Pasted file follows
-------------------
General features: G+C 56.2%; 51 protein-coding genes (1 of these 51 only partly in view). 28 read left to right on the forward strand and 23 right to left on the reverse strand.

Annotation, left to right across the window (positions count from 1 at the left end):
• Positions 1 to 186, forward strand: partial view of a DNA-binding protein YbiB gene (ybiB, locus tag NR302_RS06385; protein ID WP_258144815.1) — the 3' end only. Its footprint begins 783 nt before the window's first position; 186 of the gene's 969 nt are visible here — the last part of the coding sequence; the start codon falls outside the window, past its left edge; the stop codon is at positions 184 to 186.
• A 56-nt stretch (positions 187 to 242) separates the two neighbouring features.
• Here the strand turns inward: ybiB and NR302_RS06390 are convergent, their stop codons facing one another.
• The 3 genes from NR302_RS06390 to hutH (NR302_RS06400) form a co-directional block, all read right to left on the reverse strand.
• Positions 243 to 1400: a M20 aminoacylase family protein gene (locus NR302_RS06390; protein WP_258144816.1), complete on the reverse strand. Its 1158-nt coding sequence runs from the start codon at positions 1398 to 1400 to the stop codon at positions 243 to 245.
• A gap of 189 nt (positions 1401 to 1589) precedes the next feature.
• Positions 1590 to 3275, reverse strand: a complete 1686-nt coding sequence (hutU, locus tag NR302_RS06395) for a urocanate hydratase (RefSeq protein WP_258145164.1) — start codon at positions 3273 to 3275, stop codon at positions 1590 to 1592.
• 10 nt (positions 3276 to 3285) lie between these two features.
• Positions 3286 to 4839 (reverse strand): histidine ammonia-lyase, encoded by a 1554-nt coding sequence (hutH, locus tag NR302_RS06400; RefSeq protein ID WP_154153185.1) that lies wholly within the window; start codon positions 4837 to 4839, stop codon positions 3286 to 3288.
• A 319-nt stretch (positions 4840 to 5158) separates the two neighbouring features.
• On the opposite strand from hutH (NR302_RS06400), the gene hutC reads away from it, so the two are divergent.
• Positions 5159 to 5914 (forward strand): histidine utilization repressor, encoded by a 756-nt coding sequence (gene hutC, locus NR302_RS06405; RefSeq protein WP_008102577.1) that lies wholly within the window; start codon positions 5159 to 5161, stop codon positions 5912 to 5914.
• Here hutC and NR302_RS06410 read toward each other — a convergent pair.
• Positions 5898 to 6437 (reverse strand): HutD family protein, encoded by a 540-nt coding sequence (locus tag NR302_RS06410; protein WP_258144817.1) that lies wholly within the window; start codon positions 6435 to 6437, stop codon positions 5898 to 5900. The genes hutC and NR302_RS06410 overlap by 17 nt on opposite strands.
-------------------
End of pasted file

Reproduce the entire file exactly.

General features: G+C 56.2%; 51 protein-coding genes (1 of these 51 only partly in view). 28 read left to right on the forward strand and 23 right to left on the reverse strand.

Annotation, left to right across the window (positions count from 1 at the left end):
• Positions 1 to 186, forward strand: partial view of a DNA-binding protein YbiB gene (ybiB, locus tag NR302_RS06385; protein ID WP_258144815.1) — the 3' end only. Its footprint begins 783 nt before the window's first position; 186 of the gene's 969 nt are visible here — the last part of the coding sequence; the start codon falls outside the window, past its left edge; the stop codon is at positions 184 to 186.
• A 56-nt stretch (positions 187 to 242) separates the two neighbouring features.
• Here the strand turns inward: ybiB and NR302_RS06390 are convergent, their stop codons facing one another.
• The 3 genes from NR302_RS06390 to hutH (NR302_RS06400) form a co-directional block, all read right to left on the reverse strand.
• Positions 243 to 1400: a M20 aminoacylase family protein gene (locus NR302_RS06390; protein WP_258144816.1), complete on the reverse strand. Its 1158-nt coding sequence runs from the start codon at positions 1398 to 1400 to the stop codon at positions 243 to 245.
• A gap of 189 nt (positions 1401 to 1589) precedes the next feature.
• Positions 1590 to 3275, reverse strand: a complete 1686-nt coding sequence (hutU, locus tag NR302_RS06395) for a urocanate hydratase (RefSeq protein WP_258145164.1) — start codon at positions 3273 to 3275, stop codon at positions 1590 to 1592.
• 10 nt (positions 3276 to 3285) lie between these two features.
• Positions 3286 to 4839 (reverse strand): histidine ammonia-lyase, encoded by a 1554-nt coding sequence (hutH, locus tag NR302_RS06400; RefSeq protein ID WP_154153185.1) that lies wholly within the window; start codon positions 4837 to 4839, stop codon positions 3286 to 3288.
• A 319-nt stretch (positions 4840 to 5158) separates the two neighbouring features.
• On the opposite strand from hutH (NR302_RS06400), the gene hutC reads away from it, so the two are divergent.
• Positions 5159 to 5914 (forward strand): histidine utilization repressor, encoded by a 756-nt coding sequence (gene hutC, locus NR302_RS06405; RefSeq protein WP_008102577.1) that lies wholly within the window; start codon positions 5159 to 5161, stop codon positions 5912 to 5914.
• Here hutC and NR302_RS06410 read toward each other — a convergent pair.
• Positions 5898 to 6437 (reverse strand): HutD family protein, encoded by a 540-nt coding sequence (locus tag NR302_RS06410; protein WP_258144817.1) that lies wholly within the window; start codon positions 6435 to 6437, stop codon positions 5898 to 5900. The genes hutC and NR302_RS06410 overlap by 17 nt on opposite strands.